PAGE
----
And this isn’t easy. Sometimes we need to be humbled—either a little or maybe even a lot—before we’ll admit to a mess we’ve made or admit how desperate we are. Doing so makes us vulnerable.

But Jonah certainly realized this. Finding himself sinking down to his death in a watery grave, he reached out to the only one who could help him. As it says in our passage, Jonah prayed to the Lord his God.

Our passage is very much like a psalm. It’s a prayer Jonah wrote about his experience. In vivid detail he tells us what it was like when he was thrown into the sea. Look how it starts: I called to the Lord in my distress, and he answered me.

Elsewhere we read where he says: You heard my voice. Sounds like our opening Scripture from Psalm 40: I waited patiently for the Lord, and he turned to me and heard my cry for help.

And then: You raised my life from the pit. And Psalm 40 again: He brought me up from a desolate pit, out of the muddy clay, and set my feet on a rock, making my steps secure.

We find similar words in Psalm 130: Out of the depths I call to you, Lord! Lord, listen to my voice; let your ears be attentive to my cry for help.

And when Jonah speaks of God’s deliverance, he’s talking about God appointing the great fish to swallow him. God rescues him from deep in the Mediterranean Sea and gives him a time to reflect, and a second chance to obey. We’ll look at that second chance next time.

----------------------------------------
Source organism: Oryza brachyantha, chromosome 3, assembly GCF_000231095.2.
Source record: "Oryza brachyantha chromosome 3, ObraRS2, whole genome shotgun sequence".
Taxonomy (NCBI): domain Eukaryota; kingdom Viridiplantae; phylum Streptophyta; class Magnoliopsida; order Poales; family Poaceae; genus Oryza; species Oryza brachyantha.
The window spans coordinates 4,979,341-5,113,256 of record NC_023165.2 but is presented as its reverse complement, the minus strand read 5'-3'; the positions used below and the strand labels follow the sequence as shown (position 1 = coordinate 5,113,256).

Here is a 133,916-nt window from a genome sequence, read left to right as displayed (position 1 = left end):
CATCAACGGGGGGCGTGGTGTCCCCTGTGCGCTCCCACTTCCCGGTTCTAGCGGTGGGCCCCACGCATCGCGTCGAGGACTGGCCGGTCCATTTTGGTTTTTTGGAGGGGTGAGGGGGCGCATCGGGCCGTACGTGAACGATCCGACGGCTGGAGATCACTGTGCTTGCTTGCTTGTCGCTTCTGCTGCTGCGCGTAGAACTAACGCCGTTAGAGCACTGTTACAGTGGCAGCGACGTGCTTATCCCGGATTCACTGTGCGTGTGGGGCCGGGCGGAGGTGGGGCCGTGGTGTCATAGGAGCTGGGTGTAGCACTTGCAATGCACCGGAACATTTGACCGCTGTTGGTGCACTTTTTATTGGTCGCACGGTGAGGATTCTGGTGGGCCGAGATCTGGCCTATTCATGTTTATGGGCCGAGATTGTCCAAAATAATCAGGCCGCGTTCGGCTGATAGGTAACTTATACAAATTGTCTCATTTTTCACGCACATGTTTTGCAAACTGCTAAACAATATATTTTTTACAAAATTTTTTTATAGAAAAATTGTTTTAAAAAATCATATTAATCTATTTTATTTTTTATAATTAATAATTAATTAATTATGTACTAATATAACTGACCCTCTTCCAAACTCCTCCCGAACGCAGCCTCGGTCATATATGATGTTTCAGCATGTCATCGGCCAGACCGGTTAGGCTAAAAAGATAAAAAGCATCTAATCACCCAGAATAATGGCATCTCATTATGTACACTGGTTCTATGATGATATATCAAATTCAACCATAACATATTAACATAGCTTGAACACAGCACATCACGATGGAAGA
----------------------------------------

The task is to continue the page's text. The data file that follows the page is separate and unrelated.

But for now, perhaps we can say this: No matter how deep a hole we’re in, God can deliver us out of it. Wherever we find ourselves, however dark and deep it is, God doesn’t want to leave us there. There is hope. There is a light at the end of the tunnel.

Because of this we should never hesitate calling out to him. Remember what Jonah says? He answered me. You heard my voice. You raised my life from the pit.

We’re invited to pray to the very same God to whom Jonah prayed. We can seek help from the very same God. The very same God hears your voice when you cry out to him.

Let’s put it this way: When we find ourselves needing grace in the depths, God will hear our cries.

Let’s ask ourselves: What’s the lowest place you’ve ever found yourself in? Have you ever found yourself in such a place because of mistakes you’ve made? How did God deliver/rescue/save/ bring you up out of that situation?

“Salvation belongs to the Lord”

In the last line of his prayer, Jonah acknowledges: Salvation belongs to the Lord. In many ways, this is the theme of the book.

And when it says Salvation belongs to the Lord, it means only God can save. Not only that: it also means that who God saves and how God saves is up to God. That’s certainly a lesson Jonah needed to learn. We’ll see later if he learns it!